Pathmark aisle misconduct, condescending at the magazines lining checkout. Pointing at other customers that look strange, or take twenty minutes to get their debit card out at the counter. It’s a woman with a purse the size of my impatience, she rummages through her bag and takes out an entire liter of seltzer water while I fight the urge to scream What-The-Literal-Fuck.
Behind her is an old couple standing desolate in marriage, still and confident in a silence only too much time together affords. One more person back is a boy with raven hair down to his flannel shirt he definitely got at Hot Topic – black nails, guy-liner, and a septum ring. The kind of kid you could tell does molly or LSD and definitely had a falling out with Fall Out Boy.
“You’re so judgmental, stop,” She says, and I make a face. “…maybe he likes Panic! At The Disco.”
I’ve been domesticated and it’s the slowest kind of suicide. My love used to be in a lonely street and empty parking lot, counting the grey tiles of the sidewalk and dingy lights of apartment windows. Empty sirens of the fire department whining down Broadway. I was mad and roaming, rabid and a little moody; roving Amsterdam for a fix, thigh, or feeling. Hardly a name, I dove into every speakeasy I could find in Manhattan. What I was looking for, I couldn’t say, but every night I thought I found it. In a strangers laugh when I said ‘you remind me of Tom Selleck,’ or the way a woman looked at me with disgust or elevator eyes. I tried to make love and friends quite endlessly, but then daylight would break and that victory, touch, or feeling would melt away from me like a dream.
“Gross, what was that?” She asks.
“What was what?” I said, hiding behind a grin.
“That thing your face did.”
My smile was a kind of sob nobody heard or could understand, a nightmare I share with May over dumplings and teriyaki sauce, or that bar with little pink umbrellas she likes to twirl and put in her hair. Johnny Utah’s, I think. Or was it Connolly’s?…Just some other pointless place to meet like a round table and discuss the immaterial but crucial happy accidents of our lives. I could give a list of what you should expect of her as a coworker, and if someone asks why I look so angry May could answer in numeric or alphabetical. It’s strange, how in the inconsequential we’ve found the pattern of each other. Not by some deep or alarming gesture, but with space, patience, an open heart.
“You mean smile?”
“Yeah, don’t do that again.”
“I’ll have you know my mom thinks I”m very handsome.”
I look back at my Bukowski, my era of erroneous, and I think I simply broke down in unrealistic expectations and the company for it. I mistakenly thought the onus of happiness was a burden, something to be waged and fought for. So I roamed for romance, thirsted for touch, lusted after the lack-luster and fleeting fulfillment of friends and flesh because I had a deep and awful yearning I’d yet to give to another person. And I was worried this rare and strange fruit I did not know how to grow might go unused and unfulfilled, left rotting in the dark cellars of my heart. Anxious and a little desperate- I gave it to any pretty face or fiend willing to take it. I was afraid, and over loneliness, I preferred to go bankrupt on a feeling.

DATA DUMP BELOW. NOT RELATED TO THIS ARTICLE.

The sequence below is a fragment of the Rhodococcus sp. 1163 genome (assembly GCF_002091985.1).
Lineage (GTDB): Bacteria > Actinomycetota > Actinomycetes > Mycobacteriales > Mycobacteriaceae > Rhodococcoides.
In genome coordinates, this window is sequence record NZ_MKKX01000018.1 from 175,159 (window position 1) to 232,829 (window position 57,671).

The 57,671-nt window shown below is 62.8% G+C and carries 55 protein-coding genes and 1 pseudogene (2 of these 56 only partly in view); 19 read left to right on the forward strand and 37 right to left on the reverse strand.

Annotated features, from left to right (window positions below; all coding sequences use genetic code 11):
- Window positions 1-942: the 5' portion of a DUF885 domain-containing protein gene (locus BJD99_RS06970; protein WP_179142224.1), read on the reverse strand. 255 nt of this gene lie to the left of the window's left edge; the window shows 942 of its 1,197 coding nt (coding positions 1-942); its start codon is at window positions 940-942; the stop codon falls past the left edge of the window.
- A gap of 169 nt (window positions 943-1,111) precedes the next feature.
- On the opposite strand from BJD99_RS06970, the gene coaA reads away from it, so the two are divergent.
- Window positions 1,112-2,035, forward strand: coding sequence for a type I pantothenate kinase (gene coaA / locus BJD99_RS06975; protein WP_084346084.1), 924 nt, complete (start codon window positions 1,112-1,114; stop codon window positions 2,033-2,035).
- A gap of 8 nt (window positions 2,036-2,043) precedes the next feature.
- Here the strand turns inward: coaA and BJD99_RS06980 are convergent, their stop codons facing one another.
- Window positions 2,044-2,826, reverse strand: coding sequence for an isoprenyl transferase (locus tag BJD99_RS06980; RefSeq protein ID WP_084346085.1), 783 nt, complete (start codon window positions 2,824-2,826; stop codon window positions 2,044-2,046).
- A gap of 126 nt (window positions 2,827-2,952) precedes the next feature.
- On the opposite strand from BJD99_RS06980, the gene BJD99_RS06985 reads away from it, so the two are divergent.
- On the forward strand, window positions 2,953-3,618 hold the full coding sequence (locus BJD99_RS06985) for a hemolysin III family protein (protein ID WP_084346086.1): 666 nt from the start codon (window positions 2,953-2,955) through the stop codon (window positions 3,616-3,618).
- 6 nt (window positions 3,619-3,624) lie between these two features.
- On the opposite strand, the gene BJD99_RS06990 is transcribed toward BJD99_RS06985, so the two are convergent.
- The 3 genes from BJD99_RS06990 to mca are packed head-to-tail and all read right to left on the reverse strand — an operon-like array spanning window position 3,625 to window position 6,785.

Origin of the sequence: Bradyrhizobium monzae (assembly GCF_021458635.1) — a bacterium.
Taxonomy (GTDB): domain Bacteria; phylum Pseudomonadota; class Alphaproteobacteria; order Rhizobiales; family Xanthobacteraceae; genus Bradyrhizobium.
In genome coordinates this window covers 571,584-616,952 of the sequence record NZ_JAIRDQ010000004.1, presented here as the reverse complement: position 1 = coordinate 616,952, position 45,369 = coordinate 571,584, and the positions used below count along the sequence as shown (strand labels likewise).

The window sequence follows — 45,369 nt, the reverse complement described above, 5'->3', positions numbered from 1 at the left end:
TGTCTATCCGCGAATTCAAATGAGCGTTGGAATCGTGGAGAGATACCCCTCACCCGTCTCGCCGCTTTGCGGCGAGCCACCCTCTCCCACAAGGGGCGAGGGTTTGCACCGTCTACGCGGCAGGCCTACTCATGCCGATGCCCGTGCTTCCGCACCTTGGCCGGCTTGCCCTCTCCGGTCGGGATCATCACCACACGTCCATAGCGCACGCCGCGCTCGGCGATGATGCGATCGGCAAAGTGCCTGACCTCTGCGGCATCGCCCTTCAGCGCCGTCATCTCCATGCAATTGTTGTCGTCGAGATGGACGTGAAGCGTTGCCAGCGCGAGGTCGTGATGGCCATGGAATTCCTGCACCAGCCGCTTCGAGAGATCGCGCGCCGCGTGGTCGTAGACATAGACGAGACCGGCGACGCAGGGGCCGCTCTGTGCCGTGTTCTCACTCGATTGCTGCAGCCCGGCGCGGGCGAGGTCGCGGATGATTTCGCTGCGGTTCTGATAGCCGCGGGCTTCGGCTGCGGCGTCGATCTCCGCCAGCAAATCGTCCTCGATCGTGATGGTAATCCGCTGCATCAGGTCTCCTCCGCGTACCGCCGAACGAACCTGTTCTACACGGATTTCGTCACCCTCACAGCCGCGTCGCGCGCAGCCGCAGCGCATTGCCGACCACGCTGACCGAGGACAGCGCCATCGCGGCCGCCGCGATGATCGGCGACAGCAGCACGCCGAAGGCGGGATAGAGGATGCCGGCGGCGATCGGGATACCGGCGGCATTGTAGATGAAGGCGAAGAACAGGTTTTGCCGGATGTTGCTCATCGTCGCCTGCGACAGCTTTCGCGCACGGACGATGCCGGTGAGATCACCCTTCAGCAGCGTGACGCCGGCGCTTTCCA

“Never said it was ugly.” She replied.
“Then what is it?” I asked, and she thought for a moment.
“You’re always grumpy, like you’re constipated or that! Laughing, yes. You’re either mad or laughing. So when you smile its like this weird in between that’s not natural.”
But life is not a victory march, and much less a destination. Happiness is not a place or moment, but a pursuit. So when May tilts her face and I ask her what she’s thinking, with her smile wide as Sisyphus coming down to his boulder, I’m reminded that desire to throw myself against a wall is selfish and destructive. I remember that since September I’ve been living for more than myself.
“I know it sounds funny, but your laughter, it’s the most honest part about you. Like it comes from somewhere so deep inside of you that…I don’t know. I just like it better than whatever the hell that other thing was.”
“Some of the doctors said I was the best looking baby they ever delivered.” I replied, because the line is moving, and we are in Pathmark no matter if we are somewhere else.
“Can you back up a little? I don’t want anyone to know I’m with you.”